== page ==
Guardianship FAQs

Sometimes, during an individual’s court proceedings, the court will decide that the litigant needs a guardian to look out for his or her best interest. When this happens, the court makes a finding on the record that the individual at issue is incapacitated, finds a guardian to care for that person, and appoints the guardian formally to establish the legal relationship between the two people. On today’s blog, we cover some frequently asked questions about guardianship in Texas, so you can be aware of what happens when a guardian is involved in state court proceedings.

What Kinds of Guardianship Does the Court Consider?

There are four main types of guardians that the court can appoint: the guardian of the person (full or limited); the guardian of the estate (full or limited); the guardian of the person and estate; and temporary guardianship. Each type is relatively self-explanatory – the guardian will either look out for the person’s personal care and treatment (in a complete or partial capacity) and/or the person’s financial matters (again, in a complete or partial capacity). For temporary guardianship, the court determines that there is an emergency situation necessitating a guardianship, which will remain in place until the court says otherwise.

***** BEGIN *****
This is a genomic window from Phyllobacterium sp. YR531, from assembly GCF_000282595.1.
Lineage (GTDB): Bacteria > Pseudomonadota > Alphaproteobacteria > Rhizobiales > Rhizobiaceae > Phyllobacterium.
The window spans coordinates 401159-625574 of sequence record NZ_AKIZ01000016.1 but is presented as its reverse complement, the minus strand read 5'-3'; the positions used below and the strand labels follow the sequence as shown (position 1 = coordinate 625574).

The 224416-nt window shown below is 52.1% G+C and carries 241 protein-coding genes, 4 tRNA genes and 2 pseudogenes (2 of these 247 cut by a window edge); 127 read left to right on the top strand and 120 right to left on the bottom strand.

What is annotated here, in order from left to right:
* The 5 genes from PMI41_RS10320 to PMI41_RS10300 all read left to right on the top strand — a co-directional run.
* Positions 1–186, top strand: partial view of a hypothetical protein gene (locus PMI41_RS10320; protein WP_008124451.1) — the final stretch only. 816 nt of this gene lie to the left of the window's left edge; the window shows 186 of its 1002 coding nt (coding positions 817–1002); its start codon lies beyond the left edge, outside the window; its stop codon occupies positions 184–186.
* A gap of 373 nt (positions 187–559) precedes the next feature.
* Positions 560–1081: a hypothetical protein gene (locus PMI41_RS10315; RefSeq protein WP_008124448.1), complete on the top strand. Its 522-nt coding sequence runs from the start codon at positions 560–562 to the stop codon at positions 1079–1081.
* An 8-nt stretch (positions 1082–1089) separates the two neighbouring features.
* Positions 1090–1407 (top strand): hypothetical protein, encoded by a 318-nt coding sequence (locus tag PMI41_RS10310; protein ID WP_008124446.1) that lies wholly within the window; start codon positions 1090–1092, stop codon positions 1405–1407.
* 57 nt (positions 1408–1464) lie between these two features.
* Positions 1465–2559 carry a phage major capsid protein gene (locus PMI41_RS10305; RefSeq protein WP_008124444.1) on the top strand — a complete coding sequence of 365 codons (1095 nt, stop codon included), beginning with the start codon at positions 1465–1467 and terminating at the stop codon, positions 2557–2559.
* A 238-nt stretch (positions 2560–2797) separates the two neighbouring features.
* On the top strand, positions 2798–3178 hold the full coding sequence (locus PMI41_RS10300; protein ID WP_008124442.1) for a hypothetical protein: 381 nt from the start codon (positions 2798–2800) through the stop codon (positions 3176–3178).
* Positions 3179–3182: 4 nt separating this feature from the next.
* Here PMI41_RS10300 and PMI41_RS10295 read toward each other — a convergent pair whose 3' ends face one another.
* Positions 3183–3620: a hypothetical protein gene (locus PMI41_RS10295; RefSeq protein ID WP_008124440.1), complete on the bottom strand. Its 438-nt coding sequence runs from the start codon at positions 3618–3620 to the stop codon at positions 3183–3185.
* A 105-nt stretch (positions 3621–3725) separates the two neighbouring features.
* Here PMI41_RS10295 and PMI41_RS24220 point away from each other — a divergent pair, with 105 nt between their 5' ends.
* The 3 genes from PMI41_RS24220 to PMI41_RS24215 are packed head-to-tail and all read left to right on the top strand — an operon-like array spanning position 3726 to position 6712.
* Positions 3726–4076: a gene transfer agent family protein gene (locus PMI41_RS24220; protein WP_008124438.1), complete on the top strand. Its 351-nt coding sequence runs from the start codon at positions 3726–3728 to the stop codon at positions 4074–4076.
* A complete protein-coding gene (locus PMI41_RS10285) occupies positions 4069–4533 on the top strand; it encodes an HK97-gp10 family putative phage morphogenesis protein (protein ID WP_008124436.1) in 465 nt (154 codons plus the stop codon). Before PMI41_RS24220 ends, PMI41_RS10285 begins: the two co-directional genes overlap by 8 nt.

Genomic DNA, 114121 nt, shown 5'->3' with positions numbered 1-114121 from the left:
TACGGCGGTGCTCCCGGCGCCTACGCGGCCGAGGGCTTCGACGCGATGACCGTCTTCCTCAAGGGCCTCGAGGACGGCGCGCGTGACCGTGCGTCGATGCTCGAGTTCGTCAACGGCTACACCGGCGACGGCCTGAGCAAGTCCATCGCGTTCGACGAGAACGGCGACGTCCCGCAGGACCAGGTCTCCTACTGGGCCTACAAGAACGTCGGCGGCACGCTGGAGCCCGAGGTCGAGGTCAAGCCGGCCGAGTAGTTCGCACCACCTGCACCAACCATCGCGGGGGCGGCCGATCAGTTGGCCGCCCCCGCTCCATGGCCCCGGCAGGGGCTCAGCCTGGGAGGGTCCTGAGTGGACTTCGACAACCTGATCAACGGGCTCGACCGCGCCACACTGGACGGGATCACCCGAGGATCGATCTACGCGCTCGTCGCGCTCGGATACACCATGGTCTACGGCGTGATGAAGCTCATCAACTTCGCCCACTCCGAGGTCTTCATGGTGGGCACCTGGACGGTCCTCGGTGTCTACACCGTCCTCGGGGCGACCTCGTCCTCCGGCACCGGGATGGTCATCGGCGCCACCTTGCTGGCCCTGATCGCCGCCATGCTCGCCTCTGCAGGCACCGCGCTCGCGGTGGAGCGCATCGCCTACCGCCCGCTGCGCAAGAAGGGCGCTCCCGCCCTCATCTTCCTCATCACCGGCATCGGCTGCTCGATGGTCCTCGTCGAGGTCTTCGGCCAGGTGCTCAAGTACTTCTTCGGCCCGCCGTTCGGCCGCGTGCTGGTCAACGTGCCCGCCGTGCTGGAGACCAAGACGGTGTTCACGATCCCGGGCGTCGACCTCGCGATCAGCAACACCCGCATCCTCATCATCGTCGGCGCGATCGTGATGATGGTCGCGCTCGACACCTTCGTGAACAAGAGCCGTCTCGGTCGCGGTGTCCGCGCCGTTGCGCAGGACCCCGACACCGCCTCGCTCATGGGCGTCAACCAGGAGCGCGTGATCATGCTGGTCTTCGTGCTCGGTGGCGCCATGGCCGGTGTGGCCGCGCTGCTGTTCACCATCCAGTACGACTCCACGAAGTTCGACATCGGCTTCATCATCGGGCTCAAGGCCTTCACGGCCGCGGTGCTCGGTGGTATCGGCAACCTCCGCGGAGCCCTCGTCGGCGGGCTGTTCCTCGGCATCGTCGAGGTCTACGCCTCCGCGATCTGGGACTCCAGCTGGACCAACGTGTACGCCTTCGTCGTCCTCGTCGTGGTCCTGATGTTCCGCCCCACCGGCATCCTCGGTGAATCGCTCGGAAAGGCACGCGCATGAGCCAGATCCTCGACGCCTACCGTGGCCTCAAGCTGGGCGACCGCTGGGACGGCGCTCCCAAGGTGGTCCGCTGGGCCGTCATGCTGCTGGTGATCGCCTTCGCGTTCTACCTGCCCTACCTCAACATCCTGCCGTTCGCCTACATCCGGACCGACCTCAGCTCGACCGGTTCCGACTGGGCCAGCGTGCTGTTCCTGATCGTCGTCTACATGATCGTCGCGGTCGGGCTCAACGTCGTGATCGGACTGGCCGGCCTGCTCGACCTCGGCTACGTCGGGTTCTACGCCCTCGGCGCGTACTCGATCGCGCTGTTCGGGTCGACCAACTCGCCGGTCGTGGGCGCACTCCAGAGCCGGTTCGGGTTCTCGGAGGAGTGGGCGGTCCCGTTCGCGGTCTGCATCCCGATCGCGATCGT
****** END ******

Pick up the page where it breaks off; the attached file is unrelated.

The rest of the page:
When is a Litigant “Incapacitated?”

In Texas, the word “incapacitated” refers to either a person under the age of 18 or to, according to the statute, “an adult who, because of a physical or mental condition, is substantially unable to: (A) provide food, clothing, or shelter for himself or herself; (B) care for the person’s own physical health; or (C) manage the person’s own financial affairs.” Courts will not take this analysis lightly and will generally only consider guardianship when absolutely necessary.

What are Some Alternatives to Guardianship?

Notably, guardianship is restrictive; once the court appoints a guardian, that person has the ability to make decisions on behalf of the litigant. If the situation does not quite call for the restrictions of guardianship, there are a few alternatives to consider, including appointing power of attorney, establishing a special needs trust, or creating a joint bank account with a trusted family member. If you think one of your loved ones might need a guardian in the context of court proceedings, we encourage you to consider these alternatives before approaching the court about the issue.

How Do I Find Out if Guardianship is Right for Me or a Loved One?

If you are thinking about guardianship and wondering if it applies to a situation in your life, we recommend that you contact a Houston elder law attorney. While it is certainly worthwhile to read the relevant statutes and consider various options, speaking to an expert attorney can help you figure out if your specific circumstances warrant this kind of action.

Have You Found Your Houston Elder Law Attorney?

At McCulloch & Miller, we have over 35 years of experience providing legal services to Texans as they make their estate plans, navigate probate court, and think through issues pertaining to elder law. If you are looking for a Houston elder law attorney for you or a family member, give us a call today at 713-955-7281. If you prefer, you can also fill out our online form to have an attorney reach back out to you as soon as possible regarding your case.


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